Even before the pandemic, many Asian scientists came to Roger Wakimoto, vice chancellor for research at the University of California, Los Angeles, with concerns that they were being discriminated against.
The scientists felt that the US federal government was targeting them and questioning their loyalty to the US, Wakimoto says. The scientists were “using two words: racial profiling,” he says. While the government has denied targeting Asian scientists, “it’s really hard to convince the faculty of that based on how things have been playing out.”
In November 2018, Jeff Sessions, then attorney general, announced the creation of the China Initiative, which targeted “economic espionage” from China.
“This was highly unusual, if not unprecedented, to have a Department of Justice initiative that was framed around a country,” says Margaret K. Lewis, a law professor and China scholar at Seton Hall University. There isn’t an equivalent initiative for Russia, for example, or other countries that are known to have tried to steal US technology.
Focusing on one country “does increase a sense of suspicion, and that concerns me,” she says.
As part of the initiative, the Department of Justice has lumped together vastly different types of prosecutions, Lewis says. A few cases involve attempts to steal trade secrets. But many others aren’t related to espionage at all.
For academics charged under the China Initiative, many of the charges instead center on failing to report payments from Chinese institutions or pay taxes on them, as well as not disclosing those relationships. Chemists facing such charges include University of Kansas chemical engineering professor Feng “Franklin” Tao and Harvard University chemistry professor Charles Lieber.
“The goal of the China Initiative is to promote a pro-innovation environment in the United States and to make it so that intellectual property is encouraged” and protected, Lewis says. But instead she worries it might be having the opposite effect. “The more that scientists are concerned that they might be subject to enhanced scrutiny, the more that can not only deter negative behaviors but also positive cooperation,” she says.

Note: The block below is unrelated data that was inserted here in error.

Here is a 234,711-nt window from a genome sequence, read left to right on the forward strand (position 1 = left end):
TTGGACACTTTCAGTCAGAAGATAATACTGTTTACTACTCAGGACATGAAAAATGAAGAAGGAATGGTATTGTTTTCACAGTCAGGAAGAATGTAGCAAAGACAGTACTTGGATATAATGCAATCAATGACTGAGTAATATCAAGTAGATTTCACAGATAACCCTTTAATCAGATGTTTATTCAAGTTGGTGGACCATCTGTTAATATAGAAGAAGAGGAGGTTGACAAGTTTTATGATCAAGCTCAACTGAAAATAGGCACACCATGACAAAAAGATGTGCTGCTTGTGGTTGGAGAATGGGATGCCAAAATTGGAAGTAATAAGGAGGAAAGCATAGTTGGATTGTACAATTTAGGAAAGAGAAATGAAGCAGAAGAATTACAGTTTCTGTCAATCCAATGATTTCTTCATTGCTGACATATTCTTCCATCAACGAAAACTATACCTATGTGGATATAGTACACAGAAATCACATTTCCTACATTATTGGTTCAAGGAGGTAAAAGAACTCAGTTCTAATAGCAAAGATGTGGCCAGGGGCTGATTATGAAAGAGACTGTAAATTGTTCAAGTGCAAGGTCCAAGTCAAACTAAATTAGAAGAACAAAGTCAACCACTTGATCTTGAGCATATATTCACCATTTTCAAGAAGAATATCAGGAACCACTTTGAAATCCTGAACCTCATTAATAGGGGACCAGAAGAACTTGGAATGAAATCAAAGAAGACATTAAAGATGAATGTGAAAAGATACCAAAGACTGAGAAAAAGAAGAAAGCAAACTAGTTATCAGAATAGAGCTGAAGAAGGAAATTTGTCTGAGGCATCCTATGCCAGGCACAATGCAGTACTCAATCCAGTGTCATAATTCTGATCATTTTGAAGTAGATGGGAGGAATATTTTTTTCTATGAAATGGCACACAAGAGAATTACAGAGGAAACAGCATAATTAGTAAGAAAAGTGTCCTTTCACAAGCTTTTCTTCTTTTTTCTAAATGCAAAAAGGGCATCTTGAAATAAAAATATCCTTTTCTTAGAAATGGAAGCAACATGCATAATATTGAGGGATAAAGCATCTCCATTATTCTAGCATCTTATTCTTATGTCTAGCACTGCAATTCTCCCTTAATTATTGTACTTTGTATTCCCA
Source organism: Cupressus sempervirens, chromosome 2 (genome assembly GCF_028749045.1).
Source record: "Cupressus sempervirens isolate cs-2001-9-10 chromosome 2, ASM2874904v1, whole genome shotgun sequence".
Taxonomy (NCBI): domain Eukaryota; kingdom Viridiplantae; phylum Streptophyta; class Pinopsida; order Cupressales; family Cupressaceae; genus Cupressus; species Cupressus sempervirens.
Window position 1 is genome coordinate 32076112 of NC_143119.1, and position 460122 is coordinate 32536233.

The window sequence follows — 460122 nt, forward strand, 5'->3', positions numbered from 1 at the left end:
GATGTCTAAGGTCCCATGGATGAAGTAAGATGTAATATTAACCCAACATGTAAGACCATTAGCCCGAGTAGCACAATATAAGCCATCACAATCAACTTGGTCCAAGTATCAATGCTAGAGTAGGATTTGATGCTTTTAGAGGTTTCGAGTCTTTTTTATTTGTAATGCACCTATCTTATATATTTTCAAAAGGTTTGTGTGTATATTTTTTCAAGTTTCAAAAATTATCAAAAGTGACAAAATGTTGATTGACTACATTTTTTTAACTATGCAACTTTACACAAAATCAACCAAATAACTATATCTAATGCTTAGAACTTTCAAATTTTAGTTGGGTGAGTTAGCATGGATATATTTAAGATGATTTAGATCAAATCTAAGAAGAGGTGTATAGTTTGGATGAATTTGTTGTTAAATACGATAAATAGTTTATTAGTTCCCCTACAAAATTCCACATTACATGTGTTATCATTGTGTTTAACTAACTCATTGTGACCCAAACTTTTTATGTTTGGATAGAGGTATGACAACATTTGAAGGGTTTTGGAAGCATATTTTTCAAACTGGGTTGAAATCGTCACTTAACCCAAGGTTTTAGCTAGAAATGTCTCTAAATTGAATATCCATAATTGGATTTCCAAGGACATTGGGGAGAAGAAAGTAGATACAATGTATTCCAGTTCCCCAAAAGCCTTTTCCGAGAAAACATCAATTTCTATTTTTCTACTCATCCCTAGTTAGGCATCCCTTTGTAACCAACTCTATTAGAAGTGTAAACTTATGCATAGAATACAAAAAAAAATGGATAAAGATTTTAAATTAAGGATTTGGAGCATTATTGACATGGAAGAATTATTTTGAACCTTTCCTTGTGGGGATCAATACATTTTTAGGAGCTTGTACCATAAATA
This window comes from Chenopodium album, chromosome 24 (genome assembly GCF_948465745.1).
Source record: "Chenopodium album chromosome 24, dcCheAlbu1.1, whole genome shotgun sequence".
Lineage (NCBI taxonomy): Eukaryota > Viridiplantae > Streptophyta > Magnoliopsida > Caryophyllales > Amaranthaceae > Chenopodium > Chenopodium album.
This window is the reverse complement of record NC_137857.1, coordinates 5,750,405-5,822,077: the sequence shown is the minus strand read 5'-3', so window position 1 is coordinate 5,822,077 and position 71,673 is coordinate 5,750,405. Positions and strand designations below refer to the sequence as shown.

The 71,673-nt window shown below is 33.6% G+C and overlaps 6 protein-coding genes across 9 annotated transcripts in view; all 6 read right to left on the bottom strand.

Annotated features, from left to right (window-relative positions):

Many people have linked the China Initiative to China’s Thousand Talents Plan. But that program is only one of more than 200 that China runs to keep talented Chinese citizens in China, attract Chinese scholars from abroad, and recruit Western scientists who are not of Chinese descent to work in China, says Emily Weinstein, who studies Chinese talent programs at Georgetown University’s Center for Security and Emerging Technology.
China is likely asking some participants in these programs to hide their affiliations from the US, Weinstein says. At the same time, many programs ask participants to be in China only part-time so they could work at a US university and still have their affiliation in China.
While China is trying to take advantage of the US’s open academic environment to improve its own access to science and technology, Weinstein says that most academics in China and in the US are just trying to do the best research, not help China.
“Part of the issue that we’re seeing here is a lack of understanding on both sides,” Weinstein says. “Law enforcement does not understand what is considered a normal research practice in academia, open research collaboration, and some of the funding disclosure issues. But academia does not understand why law enforcement is so concerned about this.”
In the months since the US presidential election, several groups have asked the Biden administration and the Justice Department to reexamine the China Initiative overall, as well as the prosecution of individual cases, to see whether anti-Asian bias played a role. So far that hasn’t happened, although Attorney General Merrick Garland has been in office just since March.